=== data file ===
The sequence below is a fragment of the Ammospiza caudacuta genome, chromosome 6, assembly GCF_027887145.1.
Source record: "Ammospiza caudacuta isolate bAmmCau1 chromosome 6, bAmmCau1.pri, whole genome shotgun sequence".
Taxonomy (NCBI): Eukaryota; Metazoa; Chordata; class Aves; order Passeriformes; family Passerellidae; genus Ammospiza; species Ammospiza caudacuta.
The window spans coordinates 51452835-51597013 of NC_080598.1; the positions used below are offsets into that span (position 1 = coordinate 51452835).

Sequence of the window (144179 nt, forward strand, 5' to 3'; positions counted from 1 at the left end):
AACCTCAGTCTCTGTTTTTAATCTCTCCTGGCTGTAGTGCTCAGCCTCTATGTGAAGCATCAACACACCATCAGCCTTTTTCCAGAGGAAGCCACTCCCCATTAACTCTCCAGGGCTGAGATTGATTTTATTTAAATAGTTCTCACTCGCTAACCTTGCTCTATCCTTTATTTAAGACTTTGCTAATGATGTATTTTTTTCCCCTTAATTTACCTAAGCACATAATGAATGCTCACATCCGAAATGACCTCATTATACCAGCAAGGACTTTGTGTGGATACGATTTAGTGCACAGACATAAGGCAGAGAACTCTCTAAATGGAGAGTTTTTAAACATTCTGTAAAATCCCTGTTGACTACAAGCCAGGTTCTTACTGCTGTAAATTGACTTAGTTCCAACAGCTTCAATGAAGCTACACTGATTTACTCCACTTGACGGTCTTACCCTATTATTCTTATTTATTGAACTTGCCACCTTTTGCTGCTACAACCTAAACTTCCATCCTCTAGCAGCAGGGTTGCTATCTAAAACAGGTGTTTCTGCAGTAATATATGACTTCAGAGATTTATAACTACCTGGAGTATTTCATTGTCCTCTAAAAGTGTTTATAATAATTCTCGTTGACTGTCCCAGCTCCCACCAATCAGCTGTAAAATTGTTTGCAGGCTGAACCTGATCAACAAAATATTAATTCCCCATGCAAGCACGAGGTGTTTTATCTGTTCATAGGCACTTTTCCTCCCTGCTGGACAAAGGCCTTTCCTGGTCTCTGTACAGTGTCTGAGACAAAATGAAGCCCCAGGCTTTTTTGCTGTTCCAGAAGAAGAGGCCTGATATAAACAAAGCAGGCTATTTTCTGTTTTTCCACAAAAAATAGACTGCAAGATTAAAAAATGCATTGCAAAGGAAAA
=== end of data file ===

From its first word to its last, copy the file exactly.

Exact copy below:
The sequence below is a fragment of the Ammospiza caudacuta genome, chromosome 6, assembly GCF_027887145.1.
Source record: "Ammospiza caudacuta isolate bAmmCau1 chromosome 6, bAmmCau1.pri, whole genome shotgun sequence".
Taxonomy (NCBI): Eukaryota; Metazoa; Chordata; class Aves; order Passeriformes; family Passerellidae; genus Ammospiza; species Ammospiza caudacuta.
The window spans coordinates 51452835-51597013 of NC_080598.1; the positions used below are offsets into that span (position 1 = coordinate 51452835).

Sequence of the window (144179 nt, forward strand, 5' to 3'; positions counted from 1 at the left end):
AACCTCAGTCTCTGTTTTTAATCTCTCCTGGCTGTAGTGCTCAGCCTCTATGTGAAGCATCAACACACCATCAGCCTTTTTCCAGAGGAAGCCACTCCCCATTAACTCTCCAGGGCTGAGATTGATTTTATTTAAATAGTTCTCACTCGCTAACCTTGCTCTATCCTTTATTTAAGACTTTGCTAATGATGTATTTTTTTCCCCTTAATTTACCTAAGCACATAATGAATGCTCACATCCGAAATGACCTCATTATACCAGCAAGGACTTTGTGTGGATACGATTTAGTGCACAGACATAAGGCAGAGAACTCTCTAAATGGAGAGTTTTTAAACATTCTGTAAAATCCCTGTTGACTACAAGCCAGGTTCTTACTGCTGTAAATTGACTTAGTTCCAACAGCTTCAATGAAGCTACACTGATTTACTCCACTTGACGGTCTTACCCTATTATTCTTATTTATTGAACTTGCCACCTTTTGCTGCTACAACCTAAACTTCCATCCTCTAGCAGCAGGGTTGCTATCTAAAACAGGTGTTTCTGCAGTAATATATGACTTCAGAGATTTATAACTACCTGGAGTATTTCATTGTCCTCTAAAAGTGTTTATAATAATTCTCGTTGACTGTCCCAGCTCCCACCAATCAGCTGTAAAATTGTTTGCAGGCTGAACCTGATCAACAAAATATTAATTCCCCATGCAAGCACGAGGTGTTTTATCTGTTCATAGGCACTTTTCCTCCCTGCTGGACAAAGGCCTTTCCTGGTCTCTGTACAGTGTCTGAGACAAAATGAAGCCCCAGGCTTTTTTGCTGTTCCAGAAGAAGAGGCCTGATATAAACAAAGCAGGCTATTTTCTGTTTTTCCACAAAAAATAGACTGCAAGATTAAAAAATGCATTGCAAAGGAAAA